A bill introduced by Ward 2 D.C. Councilmember Brooke Pinto on Feb. 18 that would allow District residents to cast an absentee ballot digitally has generated support among key African-American leaders.

The bill, the Mobile Voting Options for Turnout Equity Amendment Act of 2022, would allow residents to use their smartphones, tablets or computers to vote and direct the D.C. Board of Elections [BOE] to establish a secure system that protects voter information and election integrity.

“Our city and nation have well established values that voting rights are civil rights; enfranchising District residents by making voting easy and accessible for all is fundamentally important in advancing those values,” said Pinto, a Democrat, in a news release. “Despite District efforts to increase voting access, many residents continue to face voting barriers.”

Pinto noted in 2018, less than 19% of D.C. registered voters voted in the 2018 primary and only 46% casted a ballot in the general election, according to statistics from the BOE. Even in the 2020 election cycle that had a historic turnout, Pinto said only 28% of registered voters voted in the primary and 67% in the general election.

Kemry Hughes, a Ward 8 representative to the D.C. Democratic State Committee, likes Pinto’s legislation.

“Mobile voting is the way to go,” Hughes said. “Mobile voting will make casting a ballot more accessible to people. We have an aging population that may not be able to make it to the polls comfortably. We also have people who are disabled and cannot come to the polls and vote without some hardship. Mobile voting works because nearly everyone has a computer in their hand.”

Specifics of the Mobile Voting Bill

Under Pinto’s legislation, voters wouldn’t need to visit a polling location. In a manner similar to electronic confirmation of filing tax returns, voters can verify their ballot choices as being recorded correctly and track them to confirm their submissions have been accurately received and accepted. 

Pinto said 85% of District adults owned a smartphone in 2021 and noted financial transactions such as filing taxes and managing bank accounts are done by devices. The bill also contains measures to guard against hacking and calls for routine maintenance by BOE staff.

Pinto’s bill was co-introduced by D.C. Council Chairman Phil Mendelson (D) and Councilmembers Trayon White, Sr. (D-Ward 8), Christina Henderson (D-Ward 2), Brianne Nadeau (D-Ward 1), Anita Bonds (D-At Large), Robert C. White (D-At Large) and Vincent C. Gray (D).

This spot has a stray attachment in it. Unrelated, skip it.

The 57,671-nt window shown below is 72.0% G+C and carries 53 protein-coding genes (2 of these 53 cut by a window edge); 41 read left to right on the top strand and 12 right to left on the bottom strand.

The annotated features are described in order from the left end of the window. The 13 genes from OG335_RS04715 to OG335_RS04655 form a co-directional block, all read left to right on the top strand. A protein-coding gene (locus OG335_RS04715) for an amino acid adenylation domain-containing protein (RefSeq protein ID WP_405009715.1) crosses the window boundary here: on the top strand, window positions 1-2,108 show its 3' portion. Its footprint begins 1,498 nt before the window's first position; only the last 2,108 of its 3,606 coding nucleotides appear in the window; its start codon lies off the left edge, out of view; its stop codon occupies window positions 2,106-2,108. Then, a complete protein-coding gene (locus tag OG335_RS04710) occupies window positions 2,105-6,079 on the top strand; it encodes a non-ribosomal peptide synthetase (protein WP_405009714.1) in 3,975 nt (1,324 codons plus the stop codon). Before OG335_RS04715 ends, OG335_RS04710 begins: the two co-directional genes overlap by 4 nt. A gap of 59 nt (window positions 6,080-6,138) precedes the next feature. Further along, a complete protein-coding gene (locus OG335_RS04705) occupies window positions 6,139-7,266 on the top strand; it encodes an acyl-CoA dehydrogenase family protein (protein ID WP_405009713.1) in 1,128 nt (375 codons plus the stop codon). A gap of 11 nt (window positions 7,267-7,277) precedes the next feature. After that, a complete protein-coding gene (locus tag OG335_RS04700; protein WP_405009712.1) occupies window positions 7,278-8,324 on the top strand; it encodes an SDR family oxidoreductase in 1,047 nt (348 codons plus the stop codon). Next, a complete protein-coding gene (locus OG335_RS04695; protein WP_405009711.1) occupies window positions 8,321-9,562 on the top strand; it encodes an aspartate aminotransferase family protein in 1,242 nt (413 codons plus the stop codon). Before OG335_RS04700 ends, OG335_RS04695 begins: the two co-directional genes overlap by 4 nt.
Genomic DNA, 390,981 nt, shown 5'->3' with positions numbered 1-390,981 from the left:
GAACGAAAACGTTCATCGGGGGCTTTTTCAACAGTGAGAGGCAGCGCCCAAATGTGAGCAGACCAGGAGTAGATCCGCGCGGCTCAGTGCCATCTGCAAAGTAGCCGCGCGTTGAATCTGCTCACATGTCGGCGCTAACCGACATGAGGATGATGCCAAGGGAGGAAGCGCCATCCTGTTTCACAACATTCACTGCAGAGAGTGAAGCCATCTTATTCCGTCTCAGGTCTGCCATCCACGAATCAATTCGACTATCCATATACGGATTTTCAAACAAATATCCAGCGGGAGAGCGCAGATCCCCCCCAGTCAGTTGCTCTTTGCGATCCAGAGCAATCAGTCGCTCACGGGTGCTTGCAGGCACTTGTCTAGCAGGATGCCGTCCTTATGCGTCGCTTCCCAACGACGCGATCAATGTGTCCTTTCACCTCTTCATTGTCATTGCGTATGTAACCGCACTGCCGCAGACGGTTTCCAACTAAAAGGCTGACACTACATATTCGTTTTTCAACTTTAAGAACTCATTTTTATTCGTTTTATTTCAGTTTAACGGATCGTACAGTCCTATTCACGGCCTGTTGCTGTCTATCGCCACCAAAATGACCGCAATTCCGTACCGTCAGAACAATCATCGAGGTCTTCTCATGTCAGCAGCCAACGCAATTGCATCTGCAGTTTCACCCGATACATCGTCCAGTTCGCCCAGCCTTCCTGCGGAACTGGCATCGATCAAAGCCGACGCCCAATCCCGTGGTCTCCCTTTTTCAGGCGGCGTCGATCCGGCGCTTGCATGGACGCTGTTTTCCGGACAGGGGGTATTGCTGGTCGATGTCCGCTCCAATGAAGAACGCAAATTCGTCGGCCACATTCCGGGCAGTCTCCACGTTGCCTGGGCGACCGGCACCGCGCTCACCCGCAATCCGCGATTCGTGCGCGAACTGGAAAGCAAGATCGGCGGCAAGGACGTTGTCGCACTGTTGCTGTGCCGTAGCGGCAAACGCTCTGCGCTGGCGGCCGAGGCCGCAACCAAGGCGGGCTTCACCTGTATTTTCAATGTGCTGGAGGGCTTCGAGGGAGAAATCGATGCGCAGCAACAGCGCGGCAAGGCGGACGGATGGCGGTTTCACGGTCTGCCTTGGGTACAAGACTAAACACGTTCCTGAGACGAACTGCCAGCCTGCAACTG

Supporters Praise the Bill and Voice Concerns 

Akosua Ali, president of the D.C. NAACP, supports mobile voting bill. (NAACP.org)

Akosua Ali, who serves as the president of the District’s branch of the NAACP, embraces mobile voting.

“The NAACP calls for mobile voting as an additional option to increase voter participation in the District of Columbia because mobile voting can help eliminate voting barriers and increase voter participation among Black voters,” she said in an email to the Informer. 

“Recent polling showed 70% of D.C. residents supported the idea of mobile voting. In 2020, less than 58% of nonwhite voters participated,” she said. 

Ali said, “voting rights are under attack nationwide but in the District of Columbia, we have a historic opportunity to become the first to allow residents to vote from their mobile devices,” she said. “The NAACP works to ensure voting is accessible for all. Voters should not be forced to choose between working and casting their vote. Black and brown people disproportionately work in front-line service industries, offering restricted access to leave work to vote during business hours. Voting should be safe-guarded, easy and accessible to all because our lives depend on it.”

Tajuan Farmer, the legislative chair of the National Federation of the Blind of DC, said “the mobile voter bill will make sure that I, as a blind person and a person of color, will have my voice heard.”

“Special adjustments can be made to my smartphone device so I can vote by way of voice,” Farmer said. “I won’t have someone standing over me at a polling place looking at who I am voting for. Besides, I won’t even have to go to a polling place if this bill becomes law.”

The Rev. Lionel Edmonds, president of the Missionary Baptist Ministers Conference, Washington, D.C. and Vicinity, said concerns about hacking, while valid, appear to be addressed in Pinto’s legislation.

“We will work out the bugs in the system if there is an attack,” he said. “We know there are enemies of democracy and we will deal with those enemies. The good outweighs the bad. You don’t stop putting money in the bank just because there is a hack.”


James Wright Jr. is the D.C. political reporter for the Washington Informer Newspaper. He has worked for the Washington AFRO-American Newspaper as a reporter, city editor and freelance writer and The Washington...

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